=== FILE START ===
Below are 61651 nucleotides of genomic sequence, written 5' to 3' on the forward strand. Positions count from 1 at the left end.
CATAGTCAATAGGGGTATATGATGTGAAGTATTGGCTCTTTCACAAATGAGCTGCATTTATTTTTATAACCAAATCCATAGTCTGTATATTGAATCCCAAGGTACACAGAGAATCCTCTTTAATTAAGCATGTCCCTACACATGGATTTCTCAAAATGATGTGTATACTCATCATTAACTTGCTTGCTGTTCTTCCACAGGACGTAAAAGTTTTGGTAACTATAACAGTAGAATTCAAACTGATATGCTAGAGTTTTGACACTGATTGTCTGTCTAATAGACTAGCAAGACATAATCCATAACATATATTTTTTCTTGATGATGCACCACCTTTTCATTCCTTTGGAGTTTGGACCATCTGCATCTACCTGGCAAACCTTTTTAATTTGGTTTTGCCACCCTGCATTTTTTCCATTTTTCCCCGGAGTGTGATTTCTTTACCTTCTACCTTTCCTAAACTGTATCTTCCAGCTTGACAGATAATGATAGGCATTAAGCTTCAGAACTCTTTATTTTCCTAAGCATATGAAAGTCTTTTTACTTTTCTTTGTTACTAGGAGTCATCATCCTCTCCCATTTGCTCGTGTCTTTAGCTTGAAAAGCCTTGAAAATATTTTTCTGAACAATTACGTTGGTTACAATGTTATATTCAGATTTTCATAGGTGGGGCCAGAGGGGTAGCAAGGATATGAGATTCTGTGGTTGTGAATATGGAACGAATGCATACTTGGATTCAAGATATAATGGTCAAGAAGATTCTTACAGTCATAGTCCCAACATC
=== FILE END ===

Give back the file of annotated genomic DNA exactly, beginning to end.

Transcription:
Below are 61651 nucleotides of genomic sequence, written 5' to 3' on the forward strand. Positions count from 1 at the left end.
CATAGTCAATAGGGGTATATGATGTGAAGTATTGGCTCTTTCACAAATGAGCTGCATTTATTTTTATAACCAAATCCATAGTCTGTATATTGAATCCCAAGGTACACAGAGAATCCTCTTTAATTAAGCATGTCCCTACACATGGATTTCTCAAAATGATGTGTATACTCATCATTAACTTGCTTGCTGTTCTTCCACAGGACGTAAAAGTTTTGGTAACTATAACAGTAGAATTCAAACTGATATGCTAGAGTTTTGACACTGATTGTCTGTCTAATAGACTAGCAAGACATAATCCATAACATATATTTTTTCTTGATGATGCACCACCTTTTCATTCCTTTGGAGTTTGGACCATCTGCATCTACCTGGCAAACCTTTTTAATTTGGTTTTGCCACCCTGCATTTTTTCCATTTTTCCCCGGAGTGTGATTTCTTTACCTTCTACCTTTCCTAAACTGTATCTTCCAGCTTGACAGATAATGATAGGCATTAAGCTTCAGAACTCTTTATTTTCCTAAGCATATGAAAGTCTTTTTACTTTTCTTTGTTACTAGGAGTCATCATCCTCTCCCATTTGCTCGTGTCTTTAGCTTGAAAAGCCTTGAAAATATTTTTCTGAACAATTACGTTGGTTACAATGTTATATTCAGATTTTCATAGGTGGGGCCAGAGGGGTAGCAAGGATATGAGATTCTGTGGTTGTGAATATGGAACGAATGCATACTTGGATTCAAGATATAATGGTCAAGAAGATTCTTACAGTCATAGTCCCAACATC